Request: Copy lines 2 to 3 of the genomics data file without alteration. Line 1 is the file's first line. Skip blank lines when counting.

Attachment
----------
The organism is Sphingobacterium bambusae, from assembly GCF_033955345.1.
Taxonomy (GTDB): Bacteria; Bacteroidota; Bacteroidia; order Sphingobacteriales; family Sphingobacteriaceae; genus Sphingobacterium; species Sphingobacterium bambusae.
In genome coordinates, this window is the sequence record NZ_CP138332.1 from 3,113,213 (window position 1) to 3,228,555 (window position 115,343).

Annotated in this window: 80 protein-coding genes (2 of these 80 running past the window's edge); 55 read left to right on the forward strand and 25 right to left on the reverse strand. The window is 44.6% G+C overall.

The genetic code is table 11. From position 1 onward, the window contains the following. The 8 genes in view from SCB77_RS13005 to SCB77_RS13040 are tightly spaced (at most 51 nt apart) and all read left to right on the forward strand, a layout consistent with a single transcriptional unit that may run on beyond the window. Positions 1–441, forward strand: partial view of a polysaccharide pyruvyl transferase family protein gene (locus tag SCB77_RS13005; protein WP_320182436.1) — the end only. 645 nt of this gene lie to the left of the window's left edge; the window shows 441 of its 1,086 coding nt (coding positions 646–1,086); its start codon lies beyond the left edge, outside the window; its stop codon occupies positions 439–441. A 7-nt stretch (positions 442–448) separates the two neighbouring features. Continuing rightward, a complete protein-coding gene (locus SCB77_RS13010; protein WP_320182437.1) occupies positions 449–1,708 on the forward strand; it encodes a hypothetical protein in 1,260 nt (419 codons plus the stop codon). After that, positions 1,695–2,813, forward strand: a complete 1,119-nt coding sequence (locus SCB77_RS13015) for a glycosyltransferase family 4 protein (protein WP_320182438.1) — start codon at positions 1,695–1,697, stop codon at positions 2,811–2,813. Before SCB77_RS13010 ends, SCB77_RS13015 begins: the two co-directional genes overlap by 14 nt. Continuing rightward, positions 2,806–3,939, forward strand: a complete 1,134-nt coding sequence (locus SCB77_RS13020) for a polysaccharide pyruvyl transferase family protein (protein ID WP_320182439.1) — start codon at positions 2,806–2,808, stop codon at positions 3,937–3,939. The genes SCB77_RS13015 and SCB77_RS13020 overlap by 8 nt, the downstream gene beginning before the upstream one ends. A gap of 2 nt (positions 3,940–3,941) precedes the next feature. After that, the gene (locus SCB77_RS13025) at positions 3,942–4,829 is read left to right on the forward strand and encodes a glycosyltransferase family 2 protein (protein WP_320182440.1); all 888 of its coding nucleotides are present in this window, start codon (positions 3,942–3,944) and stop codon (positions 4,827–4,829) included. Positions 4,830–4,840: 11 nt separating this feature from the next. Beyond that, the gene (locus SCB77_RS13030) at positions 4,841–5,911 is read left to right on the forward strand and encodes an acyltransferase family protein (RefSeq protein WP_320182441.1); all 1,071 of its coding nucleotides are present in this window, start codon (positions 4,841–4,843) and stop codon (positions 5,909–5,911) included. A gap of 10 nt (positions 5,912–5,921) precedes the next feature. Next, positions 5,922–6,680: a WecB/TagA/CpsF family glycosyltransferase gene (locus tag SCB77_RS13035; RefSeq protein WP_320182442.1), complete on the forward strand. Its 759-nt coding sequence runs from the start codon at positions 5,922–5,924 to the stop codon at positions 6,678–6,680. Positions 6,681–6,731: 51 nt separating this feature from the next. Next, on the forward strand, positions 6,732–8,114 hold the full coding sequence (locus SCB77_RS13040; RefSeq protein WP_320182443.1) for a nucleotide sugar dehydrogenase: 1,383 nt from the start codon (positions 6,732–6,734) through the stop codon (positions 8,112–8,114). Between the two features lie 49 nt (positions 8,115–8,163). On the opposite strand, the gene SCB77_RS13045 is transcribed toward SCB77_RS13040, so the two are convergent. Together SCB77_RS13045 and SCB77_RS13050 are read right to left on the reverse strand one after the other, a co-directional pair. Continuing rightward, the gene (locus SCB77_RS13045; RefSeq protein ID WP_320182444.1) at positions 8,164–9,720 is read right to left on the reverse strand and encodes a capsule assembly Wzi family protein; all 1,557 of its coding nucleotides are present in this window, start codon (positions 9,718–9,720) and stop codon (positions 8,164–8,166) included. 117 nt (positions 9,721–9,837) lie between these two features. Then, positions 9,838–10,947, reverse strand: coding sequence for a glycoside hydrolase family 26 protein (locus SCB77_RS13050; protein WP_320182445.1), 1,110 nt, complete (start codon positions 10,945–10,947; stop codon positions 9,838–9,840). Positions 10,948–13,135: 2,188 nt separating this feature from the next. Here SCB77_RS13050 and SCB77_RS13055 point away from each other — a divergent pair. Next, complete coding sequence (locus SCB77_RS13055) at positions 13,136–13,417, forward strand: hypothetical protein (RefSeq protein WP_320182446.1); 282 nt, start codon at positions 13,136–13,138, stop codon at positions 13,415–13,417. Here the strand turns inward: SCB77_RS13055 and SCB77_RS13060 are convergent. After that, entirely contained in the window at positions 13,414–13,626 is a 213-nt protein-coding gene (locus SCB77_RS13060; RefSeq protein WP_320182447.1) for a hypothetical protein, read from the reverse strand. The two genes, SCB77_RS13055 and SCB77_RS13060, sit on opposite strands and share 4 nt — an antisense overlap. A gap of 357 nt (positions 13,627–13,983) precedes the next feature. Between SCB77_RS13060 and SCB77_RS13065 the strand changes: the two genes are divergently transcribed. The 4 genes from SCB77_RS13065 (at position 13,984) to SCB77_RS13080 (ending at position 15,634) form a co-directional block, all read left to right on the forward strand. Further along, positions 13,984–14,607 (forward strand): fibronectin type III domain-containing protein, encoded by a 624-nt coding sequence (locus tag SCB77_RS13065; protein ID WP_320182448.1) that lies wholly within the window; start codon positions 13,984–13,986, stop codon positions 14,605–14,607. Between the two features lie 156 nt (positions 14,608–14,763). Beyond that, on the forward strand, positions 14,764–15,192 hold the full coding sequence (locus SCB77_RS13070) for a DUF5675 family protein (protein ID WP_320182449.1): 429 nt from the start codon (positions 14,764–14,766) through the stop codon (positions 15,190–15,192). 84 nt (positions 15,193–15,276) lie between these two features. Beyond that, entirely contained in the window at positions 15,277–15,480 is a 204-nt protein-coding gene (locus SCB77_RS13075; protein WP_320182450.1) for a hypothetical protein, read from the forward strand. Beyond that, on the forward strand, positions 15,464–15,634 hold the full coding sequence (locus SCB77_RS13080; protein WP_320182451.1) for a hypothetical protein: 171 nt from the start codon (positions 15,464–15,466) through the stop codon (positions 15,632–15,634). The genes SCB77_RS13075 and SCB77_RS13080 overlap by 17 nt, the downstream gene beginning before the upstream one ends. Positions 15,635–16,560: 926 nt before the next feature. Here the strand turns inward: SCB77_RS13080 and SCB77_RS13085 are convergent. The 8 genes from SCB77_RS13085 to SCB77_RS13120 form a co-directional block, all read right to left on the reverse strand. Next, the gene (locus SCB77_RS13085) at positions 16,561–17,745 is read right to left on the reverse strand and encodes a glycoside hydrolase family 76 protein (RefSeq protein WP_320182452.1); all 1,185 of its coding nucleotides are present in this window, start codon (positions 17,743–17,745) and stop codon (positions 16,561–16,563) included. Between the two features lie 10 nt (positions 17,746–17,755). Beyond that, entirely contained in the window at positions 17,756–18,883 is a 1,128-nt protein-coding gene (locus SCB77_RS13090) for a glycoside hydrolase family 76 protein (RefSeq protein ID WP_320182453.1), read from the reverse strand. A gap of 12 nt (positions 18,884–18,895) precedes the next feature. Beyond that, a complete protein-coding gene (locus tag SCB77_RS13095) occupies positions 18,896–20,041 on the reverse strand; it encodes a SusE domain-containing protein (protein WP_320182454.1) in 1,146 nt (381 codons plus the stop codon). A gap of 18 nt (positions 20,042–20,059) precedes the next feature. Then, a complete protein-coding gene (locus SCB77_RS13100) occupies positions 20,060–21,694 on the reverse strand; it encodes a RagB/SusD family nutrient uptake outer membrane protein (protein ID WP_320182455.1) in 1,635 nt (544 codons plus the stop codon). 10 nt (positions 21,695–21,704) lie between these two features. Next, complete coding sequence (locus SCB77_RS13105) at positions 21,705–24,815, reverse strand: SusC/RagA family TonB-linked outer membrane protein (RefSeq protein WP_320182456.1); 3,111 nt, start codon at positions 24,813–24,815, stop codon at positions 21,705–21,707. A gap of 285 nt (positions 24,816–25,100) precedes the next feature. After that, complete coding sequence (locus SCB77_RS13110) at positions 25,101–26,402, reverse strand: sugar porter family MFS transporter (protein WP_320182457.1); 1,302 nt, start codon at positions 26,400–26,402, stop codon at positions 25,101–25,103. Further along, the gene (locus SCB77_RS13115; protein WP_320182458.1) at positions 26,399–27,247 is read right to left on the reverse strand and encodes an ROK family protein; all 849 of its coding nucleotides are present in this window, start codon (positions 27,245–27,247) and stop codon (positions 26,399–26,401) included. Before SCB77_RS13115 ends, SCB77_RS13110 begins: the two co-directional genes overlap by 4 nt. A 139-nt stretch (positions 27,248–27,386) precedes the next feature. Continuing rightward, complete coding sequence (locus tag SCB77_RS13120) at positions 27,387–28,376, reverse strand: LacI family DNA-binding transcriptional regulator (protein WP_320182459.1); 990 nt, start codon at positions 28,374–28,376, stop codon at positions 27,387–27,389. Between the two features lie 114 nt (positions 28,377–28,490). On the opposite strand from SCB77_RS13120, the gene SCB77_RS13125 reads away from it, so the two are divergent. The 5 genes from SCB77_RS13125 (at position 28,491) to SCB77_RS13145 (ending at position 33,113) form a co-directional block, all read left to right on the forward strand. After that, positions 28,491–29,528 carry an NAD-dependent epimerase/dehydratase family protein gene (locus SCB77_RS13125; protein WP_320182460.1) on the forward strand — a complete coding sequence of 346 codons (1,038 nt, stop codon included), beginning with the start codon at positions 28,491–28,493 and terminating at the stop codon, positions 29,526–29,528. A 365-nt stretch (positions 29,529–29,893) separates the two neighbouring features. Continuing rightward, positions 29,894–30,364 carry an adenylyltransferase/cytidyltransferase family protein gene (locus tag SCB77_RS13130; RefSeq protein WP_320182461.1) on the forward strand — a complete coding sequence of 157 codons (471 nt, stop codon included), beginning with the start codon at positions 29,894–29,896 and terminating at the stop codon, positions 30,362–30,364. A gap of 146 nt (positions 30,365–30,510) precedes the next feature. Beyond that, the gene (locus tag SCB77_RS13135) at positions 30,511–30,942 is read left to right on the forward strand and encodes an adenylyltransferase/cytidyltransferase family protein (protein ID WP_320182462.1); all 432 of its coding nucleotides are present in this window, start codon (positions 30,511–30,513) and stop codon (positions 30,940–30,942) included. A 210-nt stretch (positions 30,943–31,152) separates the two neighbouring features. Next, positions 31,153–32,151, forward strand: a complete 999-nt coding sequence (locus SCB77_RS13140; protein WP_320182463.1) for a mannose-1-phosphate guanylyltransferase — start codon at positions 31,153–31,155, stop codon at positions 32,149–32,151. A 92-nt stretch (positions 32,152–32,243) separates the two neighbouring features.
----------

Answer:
Taxonomy (GTDB): Bacteria; Bacteroidota; Bacteroidia; order Sphingobacteriales; family Sphingobacteriaceae; genus Sphingobacterium; species Sphingobacterium bambusae.
In genome coordinates, this window is the sequence record NZ_CP138332.1 from 3,113,213 (window position 1) to 3,228,555 (window position 115,343).